October 14, 2014

Mind-controlled prosthesis breakthrough

Over a year ago a Swedish arm amputee got the opportunity to try the world’s first nerve and mind controlled arm prosthesis. Today results by far exceed the expectations.

The prosthesis has had a significant impact on the patient’s everyday life. Before he felt limited by his socket prosthesis. Unreliable as it was, the electrodes connected to it could suddenly stop working if the temperature was either too high or too low. The new solution has enabled him to perform all sorts of daily activities, ranging from securing the truck load at work to tying his kid’s shoelaces. The prosthesis now feels like an integrated part of the body.

The osseointegrated human-machine gateway technique (OHMG) used in the surgery is a further development of the pioneering implant system Osseointegrated Prosthesis for the Rehabilitation of Amputees (OPRA), developed by Dr Rickard Brånemark at the Centre of Advanced Reconstruction of Extremities at Sahlgrenska University Hospital, the only of its kind in Sweden. This means that a titanium implant is used to anchor the prosthesis directly to the skeleton. Meanwhile, neuromuscular electrodes are implanted to record signals which are transmitted via the osseointegrated implant to the prostheses, where the signals are translated into motions.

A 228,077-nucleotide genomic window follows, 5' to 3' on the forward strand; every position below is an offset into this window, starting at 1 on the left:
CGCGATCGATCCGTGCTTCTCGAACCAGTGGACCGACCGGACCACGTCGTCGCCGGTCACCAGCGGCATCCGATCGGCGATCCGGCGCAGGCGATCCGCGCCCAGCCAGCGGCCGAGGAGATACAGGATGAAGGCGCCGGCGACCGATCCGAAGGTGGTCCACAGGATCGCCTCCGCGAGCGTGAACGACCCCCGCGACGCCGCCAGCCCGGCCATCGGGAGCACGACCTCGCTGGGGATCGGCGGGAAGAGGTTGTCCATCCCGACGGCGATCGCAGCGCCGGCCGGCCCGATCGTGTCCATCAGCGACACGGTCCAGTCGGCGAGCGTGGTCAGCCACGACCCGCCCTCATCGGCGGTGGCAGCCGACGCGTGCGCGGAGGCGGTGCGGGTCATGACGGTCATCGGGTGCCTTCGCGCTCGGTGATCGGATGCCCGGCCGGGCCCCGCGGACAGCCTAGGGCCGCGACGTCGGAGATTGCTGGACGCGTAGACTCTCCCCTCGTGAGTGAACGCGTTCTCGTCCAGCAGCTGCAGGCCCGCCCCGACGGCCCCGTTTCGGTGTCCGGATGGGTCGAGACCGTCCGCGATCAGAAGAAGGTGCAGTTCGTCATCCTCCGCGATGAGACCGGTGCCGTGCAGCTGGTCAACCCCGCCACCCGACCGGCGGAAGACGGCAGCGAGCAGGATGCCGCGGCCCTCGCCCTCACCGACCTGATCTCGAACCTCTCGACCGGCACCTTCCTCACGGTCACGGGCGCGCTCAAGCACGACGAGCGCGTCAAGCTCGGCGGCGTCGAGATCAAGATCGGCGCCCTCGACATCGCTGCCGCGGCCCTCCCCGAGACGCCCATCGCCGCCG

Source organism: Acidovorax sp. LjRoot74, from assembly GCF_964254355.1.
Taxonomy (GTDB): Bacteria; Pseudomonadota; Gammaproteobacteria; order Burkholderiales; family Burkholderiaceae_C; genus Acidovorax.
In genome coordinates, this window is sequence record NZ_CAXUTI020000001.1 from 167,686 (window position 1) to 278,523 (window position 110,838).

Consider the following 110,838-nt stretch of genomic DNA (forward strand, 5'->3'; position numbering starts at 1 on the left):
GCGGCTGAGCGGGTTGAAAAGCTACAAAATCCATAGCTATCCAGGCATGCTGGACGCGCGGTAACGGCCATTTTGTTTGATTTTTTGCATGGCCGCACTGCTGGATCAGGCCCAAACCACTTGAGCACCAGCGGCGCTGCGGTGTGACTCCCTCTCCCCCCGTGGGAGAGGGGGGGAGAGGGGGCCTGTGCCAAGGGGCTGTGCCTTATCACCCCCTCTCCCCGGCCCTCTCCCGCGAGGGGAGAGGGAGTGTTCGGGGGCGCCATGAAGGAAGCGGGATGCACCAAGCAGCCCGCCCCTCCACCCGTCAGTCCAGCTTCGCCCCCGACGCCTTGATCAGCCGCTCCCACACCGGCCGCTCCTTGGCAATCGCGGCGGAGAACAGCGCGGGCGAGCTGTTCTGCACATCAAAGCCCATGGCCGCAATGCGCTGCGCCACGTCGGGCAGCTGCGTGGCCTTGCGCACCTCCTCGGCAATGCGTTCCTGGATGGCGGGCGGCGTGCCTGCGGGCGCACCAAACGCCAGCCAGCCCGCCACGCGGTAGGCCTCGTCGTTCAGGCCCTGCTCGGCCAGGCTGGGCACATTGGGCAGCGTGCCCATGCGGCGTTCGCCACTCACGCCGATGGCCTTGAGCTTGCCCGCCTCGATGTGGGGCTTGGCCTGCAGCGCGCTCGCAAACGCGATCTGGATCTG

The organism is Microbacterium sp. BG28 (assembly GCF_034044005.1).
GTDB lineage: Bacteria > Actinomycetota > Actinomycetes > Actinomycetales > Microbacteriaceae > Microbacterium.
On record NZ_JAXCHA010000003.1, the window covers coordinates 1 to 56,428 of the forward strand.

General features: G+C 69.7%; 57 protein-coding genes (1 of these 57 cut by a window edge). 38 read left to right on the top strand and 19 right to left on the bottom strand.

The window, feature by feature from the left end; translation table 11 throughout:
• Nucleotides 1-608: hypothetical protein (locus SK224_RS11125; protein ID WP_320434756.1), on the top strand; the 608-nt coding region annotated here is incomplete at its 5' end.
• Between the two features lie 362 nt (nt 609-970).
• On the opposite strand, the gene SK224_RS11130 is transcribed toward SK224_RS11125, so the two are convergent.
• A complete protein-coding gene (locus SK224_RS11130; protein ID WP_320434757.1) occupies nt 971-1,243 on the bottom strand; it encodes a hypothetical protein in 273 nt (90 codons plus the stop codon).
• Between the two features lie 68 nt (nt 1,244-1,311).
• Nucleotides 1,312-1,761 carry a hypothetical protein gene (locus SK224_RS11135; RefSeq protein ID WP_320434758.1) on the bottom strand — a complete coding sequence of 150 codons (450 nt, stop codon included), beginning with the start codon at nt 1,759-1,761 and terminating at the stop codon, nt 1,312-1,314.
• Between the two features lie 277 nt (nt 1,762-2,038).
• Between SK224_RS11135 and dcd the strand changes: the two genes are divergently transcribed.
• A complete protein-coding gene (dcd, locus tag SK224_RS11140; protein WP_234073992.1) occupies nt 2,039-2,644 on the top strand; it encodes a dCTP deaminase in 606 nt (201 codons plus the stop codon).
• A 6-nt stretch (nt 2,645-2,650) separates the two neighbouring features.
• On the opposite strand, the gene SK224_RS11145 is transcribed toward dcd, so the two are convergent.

Now the plan is to begin a clinical study with a larger group of patients at Sahlgrenska University Hospital. This means that the solution may be available internationally in a few years.

Read the press release to learn more about the OHMG technique developed in close collaboration between Chalmers University of Technology, Sahlgrenska University Hospital, the University of Gothenburg, and Integrum.

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